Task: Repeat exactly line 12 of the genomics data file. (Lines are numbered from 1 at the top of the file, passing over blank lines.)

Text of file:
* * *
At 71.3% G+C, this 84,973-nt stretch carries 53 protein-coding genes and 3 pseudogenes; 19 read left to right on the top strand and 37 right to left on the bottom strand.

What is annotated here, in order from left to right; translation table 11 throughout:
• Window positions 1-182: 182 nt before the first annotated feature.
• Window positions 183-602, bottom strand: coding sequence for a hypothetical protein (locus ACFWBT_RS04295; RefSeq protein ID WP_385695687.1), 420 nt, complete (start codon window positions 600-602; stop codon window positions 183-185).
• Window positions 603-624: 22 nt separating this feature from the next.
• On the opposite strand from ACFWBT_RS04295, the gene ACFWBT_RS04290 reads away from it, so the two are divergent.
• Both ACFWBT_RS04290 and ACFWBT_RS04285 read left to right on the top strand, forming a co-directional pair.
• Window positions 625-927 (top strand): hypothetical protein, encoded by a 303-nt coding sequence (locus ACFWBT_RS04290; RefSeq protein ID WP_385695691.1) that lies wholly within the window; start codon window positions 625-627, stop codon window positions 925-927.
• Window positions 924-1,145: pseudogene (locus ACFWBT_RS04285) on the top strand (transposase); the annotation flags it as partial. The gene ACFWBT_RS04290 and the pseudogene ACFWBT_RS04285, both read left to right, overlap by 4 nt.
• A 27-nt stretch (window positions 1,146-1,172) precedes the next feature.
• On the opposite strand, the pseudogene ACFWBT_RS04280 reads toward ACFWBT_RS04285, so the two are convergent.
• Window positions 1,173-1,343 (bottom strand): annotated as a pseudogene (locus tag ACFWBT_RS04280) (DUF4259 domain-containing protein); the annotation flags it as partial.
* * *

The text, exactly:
• Window positions 1,173-1,343 (bottom strand): annotated as a pseudogene (locus tag ACFWBT_RS04280) (DUF4259 domain-containing protein); the annotation flags it as partial.